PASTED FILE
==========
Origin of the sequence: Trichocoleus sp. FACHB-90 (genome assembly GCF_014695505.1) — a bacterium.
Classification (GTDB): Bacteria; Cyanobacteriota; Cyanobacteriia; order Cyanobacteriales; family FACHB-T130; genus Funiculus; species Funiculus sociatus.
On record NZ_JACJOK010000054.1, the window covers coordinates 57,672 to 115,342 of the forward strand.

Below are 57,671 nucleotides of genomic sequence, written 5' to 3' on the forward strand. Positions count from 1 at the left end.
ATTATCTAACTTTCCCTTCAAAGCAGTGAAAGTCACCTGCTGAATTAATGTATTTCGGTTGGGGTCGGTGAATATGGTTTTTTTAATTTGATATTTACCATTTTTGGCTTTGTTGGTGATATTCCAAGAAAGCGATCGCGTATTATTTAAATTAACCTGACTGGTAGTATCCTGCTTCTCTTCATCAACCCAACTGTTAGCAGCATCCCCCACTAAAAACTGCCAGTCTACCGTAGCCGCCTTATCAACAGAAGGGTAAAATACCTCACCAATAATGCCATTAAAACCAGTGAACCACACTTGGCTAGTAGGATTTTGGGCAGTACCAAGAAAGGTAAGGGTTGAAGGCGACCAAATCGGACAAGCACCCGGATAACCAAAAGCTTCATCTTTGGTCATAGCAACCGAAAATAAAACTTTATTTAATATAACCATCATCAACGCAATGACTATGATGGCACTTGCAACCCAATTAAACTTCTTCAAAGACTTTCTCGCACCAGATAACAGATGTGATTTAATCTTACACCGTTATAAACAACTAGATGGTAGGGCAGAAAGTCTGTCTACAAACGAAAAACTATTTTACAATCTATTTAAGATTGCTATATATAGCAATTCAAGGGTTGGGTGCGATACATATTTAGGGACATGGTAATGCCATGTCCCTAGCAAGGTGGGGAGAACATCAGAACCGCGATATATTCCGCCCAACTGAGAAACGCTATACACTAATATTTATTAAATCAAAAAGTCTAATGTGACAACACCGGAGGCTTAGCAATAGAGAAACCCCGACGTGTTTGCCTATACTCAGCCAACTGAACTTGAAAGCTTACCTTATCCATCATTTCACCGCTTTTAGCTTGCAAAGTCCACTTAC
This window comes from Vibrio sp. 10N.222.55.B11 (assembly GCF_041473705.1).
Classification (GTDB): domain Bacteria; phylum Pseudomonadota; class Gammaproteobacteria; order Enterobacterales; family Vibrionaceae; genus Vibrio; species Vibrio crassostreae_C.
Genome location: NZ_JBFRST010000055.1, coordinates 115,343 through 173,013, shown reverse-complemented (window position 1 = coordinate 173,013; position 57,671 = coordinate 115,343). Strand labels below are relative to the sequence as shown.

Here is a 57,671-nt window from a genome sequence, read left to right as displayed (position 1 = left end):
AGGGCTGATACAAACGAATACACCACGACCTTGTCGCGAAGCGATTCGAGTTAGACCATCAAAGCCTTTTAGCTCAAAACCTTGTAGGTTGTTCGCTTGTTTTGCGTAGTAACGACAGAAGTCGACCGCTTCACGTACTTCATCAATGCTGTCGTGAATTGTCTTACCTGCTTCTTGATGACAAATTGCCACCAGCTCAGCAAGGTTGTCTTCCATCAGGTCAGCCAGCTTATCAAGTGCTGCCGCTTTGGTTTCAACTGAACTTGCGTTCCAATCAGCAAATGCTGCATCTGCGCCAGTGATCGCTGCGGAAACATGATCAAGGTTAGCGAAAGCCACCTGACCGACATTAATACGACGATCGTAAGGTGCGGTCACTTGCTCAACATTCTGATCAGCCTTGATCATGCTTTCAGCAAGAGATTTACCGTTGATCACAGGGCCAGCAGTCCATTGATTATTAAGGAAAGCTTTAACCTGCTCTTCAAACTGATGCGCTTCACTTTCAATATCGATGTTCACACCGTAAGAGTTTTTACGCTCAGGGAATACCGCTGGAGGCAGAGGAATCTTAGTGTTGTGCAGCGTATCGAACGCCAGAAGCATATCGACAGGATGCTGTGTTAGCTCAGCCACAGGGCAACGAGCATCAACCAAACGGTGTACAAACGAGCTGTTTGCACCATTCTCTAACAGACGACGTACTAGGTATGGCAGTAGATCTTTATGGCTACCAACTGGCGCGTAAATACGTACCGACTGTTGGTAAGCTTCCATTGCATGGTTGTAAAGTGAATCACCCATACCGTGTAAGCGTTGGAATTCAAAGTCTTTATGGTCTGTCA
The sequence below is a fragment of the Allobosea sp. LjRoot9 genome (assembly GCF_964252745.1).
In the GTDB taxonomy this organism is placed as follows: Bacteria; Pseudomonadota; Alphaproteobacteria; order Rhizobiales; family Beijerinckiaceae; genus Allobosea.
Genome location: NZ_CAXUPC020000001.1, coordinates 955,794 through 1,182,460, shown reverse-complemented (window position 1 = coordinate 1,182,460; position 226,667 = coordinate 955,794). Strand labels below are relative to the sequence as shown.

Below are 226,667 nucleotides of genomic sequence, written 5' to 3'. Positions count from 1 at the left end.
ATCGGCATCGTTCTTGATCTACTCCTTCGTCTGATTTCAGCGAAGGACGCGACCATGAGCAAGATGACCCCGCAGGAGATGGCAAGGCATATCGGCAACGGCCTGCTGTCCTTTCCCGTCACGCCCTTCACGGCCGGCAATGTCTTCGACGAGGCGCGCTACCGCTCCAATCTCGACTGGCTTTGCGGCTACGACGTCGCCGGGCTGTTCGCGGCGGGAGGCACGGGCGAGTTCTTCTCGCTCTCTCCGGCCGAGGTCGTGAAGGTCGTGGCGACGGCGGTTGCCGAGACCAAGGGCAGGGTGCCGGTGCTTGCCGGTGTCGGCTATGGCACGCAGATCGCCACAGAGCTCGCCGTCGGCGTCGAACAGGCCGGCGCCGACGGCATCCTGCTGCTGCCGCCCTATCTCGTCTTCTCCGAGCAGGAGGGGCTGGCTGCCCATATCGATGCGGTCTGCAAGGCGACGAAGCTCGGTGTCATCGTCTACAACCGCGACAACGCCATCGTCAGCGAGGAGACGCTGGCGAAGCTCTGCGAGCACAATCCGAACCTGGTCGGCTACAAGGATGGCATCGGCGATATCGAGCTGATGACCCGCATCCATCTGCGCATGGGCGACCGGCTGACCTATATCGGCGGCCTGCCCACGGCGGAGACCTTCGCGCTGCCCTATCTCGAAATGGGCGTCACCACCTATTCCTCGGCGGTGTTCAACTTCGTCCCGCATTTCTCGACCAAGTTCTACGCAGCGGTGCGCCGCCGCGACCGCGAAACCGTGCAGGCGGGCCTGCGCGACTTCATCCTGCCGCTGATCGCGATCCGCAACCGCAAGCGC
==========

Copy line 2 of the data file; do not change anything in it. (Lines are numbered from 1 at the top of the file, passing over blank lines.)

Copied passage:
Classification (GTDB): Bacteria; Cyanobacteriota; Cyanobacteriia; order Cyanobacteriales; family FACHB-T130; genus Funiculus; species Funiculus sociatus.